CCICADA executives and researchers briefed Rear Admiral Charles D. Michel, third in command in the US Coast Guard, on the success of collaborative efforts to make the agency more effective and efficient in carrying out its homeland security missions.
CCICADA also presented new technologies that could help the USCG deal with future anticipated threats to the American people, such as an imagined terrorist attack on a Boston commuter ferry.
The presentations were made on April 27-28, 2014, during Admiral Michel’s visit to the Command, Control and Interoperability Center for Advanced Data Analysis (CCICADA) at the Center’s offices on the campus of Rutgers, the State University of New Jersey, CCICADA’s lead institution.
RADM Michel was accompanied by Dr. Joe DiRenzo III, Senior Advisor to the Area Commander for Science, Technology and Innovation, Coast Guard Atlantic Area (LANT-097), and Kevin J. Hanson, Commander, CG-771. They met with Dr. Fred S. Roberts, CCICADA Director, and researchers and graduate students from across the Center’s partners including Rutgers University, Rensselaer Polytechnic Institute and Carnegie Mellon University.
Admiral Michel, who was promoted to Vice Admiral as of May 1, 2014, is third in the line of command within the USCG chain of authority and now oversees world-wide USCG deployment and operations.
The purpose of the visit was to demonstrate CCICADA’s developed technologies on plausible disaster event scenarios relevant to the USCG mission; brief the Admiral on the various projects with which CCICADA is engaged with the USCG; and discuss how CCICADA and the USCG can continue and enhance collaboration and partnership going forward.
The Admiral also had the opportunity to meet with Dr. Richard Edwards, Executive Vice President for Academic Affairs and Interim Chancellor, Rutgers University-New Brunswick, who expressed the University’s strong support of the USCG-CCICADA relationship.
As mentioned above, CCICADA presented two disaster scenarios and demonstrated how CCICADA developed technologies could assist with USCG planning and disaster response.
The first scenario, The Ferry Scenario (an attack on a Boston Harbor commuter ferry after the Boston Marathon), provided the background for the demonstration of the CCICADA technologies: Tools for Events Monitoring through Social Media and Information Extraction for Social Media, where information from and about the event is extracted in real-time to provide responders like the USCG the opportunity to quickly identify and respond to an emerging disaster event.
The second scenario, The Super Bowl Scenario (adversaries target and contaminate the food supply at the Super Bowl at MetLife Stadium) was the backdrop to demonstrate four additional CCICADA technologies:
- MCAP: Mobile Computing Application Platform for Situational Awareness in Disaster Response, a technology that provides shared real-time multi-agency incident command, coordination and response via mobile technologies (tablets, smart phones, etc.);
- Real Time Optimization of Emergency Response with Social Media, which takes and deciphers social media messaging to identify areas of critical need and coordinates the delivery of supplies and services;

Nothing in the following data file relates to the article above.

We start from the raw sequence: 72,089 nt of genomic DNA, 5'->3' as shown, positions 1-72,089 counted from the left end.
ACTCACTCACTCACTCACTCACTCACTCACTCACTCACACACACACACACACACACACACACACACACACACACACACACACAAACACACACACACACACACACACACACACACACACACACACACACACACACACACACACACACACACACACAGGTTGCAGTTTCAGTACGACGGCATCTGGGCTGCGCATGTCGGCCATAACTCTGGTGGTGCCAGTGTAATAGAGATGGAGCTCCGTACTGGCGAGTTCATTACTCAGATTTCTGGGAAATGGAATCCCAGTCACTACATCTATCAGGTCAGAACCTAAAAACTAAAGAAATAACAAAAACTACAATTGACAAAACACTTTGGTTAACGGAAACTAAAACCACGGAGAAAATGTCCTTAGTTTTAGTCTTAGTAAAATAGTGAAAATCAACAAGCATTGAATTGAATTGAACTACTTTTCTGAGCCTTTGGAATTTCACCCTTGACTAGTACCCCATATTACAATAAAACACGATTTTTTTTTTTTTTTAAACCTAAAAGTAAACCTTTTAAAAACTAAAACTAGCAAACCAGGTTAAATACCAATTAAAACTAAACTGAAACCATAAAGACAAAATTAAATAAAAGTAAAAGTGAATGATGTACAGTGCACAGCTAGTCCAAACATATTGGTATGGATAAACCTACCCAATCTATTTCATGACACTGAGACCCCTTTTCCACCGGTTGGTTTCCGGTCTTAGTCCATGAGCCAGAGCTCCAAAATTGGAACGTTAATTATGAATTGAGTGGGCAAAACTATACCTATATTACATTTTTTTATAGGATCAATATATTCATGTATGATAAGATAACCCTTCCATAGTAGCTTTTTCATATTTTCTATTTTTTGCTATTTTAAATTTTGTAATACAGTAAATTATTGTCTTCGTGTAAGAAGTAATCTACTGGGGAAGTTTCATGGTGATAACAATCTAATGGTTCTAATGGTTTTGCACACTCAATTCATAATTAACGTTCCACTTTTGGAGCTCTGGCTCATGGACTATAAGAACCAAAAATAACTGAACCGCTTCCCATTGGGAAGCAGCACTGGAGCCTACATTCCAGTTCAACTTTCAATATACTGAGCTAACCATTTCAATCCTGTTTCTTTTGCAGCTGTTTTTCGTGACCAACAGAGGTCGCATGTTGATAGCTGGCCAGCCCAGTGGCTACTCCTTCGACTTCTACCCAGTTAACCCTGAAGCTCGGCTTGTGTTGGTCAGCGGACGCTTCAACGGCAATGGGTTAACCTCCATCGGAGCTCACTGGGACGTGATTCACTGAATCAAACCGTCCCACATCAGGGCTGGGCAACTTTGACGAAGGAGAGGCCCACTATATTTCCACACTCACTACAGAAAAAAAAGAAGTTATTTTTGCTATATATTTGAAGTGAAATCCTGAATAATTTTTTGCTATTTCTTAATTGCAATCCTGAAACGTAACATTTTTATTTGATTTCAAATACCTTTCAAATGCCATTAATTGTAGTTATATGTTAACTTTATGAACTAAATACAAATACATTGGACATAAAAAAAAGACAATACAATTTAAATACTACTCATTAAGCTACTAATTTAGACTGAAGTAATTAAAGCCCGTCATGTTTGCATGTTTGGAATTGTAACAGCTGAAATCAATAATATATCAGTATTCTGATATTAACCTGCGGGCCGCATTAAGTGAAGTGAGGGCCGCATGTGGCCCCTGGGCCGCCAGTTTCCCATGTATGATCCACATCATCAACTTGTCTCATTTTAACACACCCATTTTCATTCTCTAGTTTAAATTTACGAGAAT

- Wikifier, which provides event-specific information and understanding to aid event identification and response action; and
- Web Archival Tool (WAT), which identifies potential and emerging illegal activities through trolling of websites.
Also presented was research on similar social media technologies that were applied to the Japanese Tsunami to determine the event timeline.
CCICADA researchers also covered ongoing projects that represent the broad range of USCG-CCICADA partnership. These discussions provided the Admiral with an overview of the work and the ability to conduct “what-if” experiments with some of the tools developed. The following projects were discussed:
- Boat Allocation Module I (BAM I) – USCG wide allocation of boat assets to meet mission hours and/or budgetary constraints);
- Boat Allocation Module II (BAM II) – Enhanced boat asset allocation that examines the allocation enhancement of asset sharing);
- Aviation Capability & Capacity Assignment Module (ACCAM) – Optimal allocation of aircraft assets to meet search and rescue mission requirements under a wide range of varying constraints and characteristics;
- Dynamic Modeling for Arctic Resource Allocation (DMARA) – Asset allocation planning tools to respond to changing mission demands in the arctic region; and
- Targeted Risk-based Approach to Fisheries Law Enforcement – Tools in aid of prioritizing ship boarding to increase the likelihood of identifying/finding fisheries and/or safety violations.
CCICADA researchers discussed the possibility of applying the fisheries enforcement techniques to other USCG law enforcement efforts such as drug interdiction and illegal immigration. They also introduced a collaborative proposal with the Center for Secure and Resilient Maritime Commerce (CSR) to review maritime cyber security issues. Like CCICADA, CSR is a US Department of Homeland Security University Center of Excellence. It is located at Stevens Institute of New Jersey.
Admiral Michel’s visit to CCICADA is representative of the ongoing research-homeland security enterprise collaboration, which is a critical part of the goals and objectives of the University Programs initiative. CCICADA researchers and students work closely with USCG staff and managers in formulating problems and identifying sound approaches that are effective and feasible.
CCICADA greatly appreciates the personal interest of the highest ranks within the USCG. Admiral Michel’s visit further solidified a strong partnership with the USCG which is certain to continue and expand in the future.